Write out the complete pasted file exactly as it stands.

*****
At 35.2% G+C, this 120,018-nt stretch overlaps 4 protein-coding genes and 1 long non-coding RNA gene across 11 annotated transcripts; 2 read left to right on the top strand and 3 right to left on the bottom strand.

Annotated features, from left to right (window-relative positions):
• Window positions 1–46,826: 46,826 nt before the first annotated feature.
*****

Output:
At 35.2% G+C, this 120,018-nt stretch overlaps 4 protein-coding genes and 1 long non-coding RNA gene across 11 annotated transcripts; 2 read left to right on the top strand and 3 right to left on the bottom strand.

Annotated features, from left to right (window-relative positions):
• Window positions 1–46,826: 46,826 nt before the first annotated feature.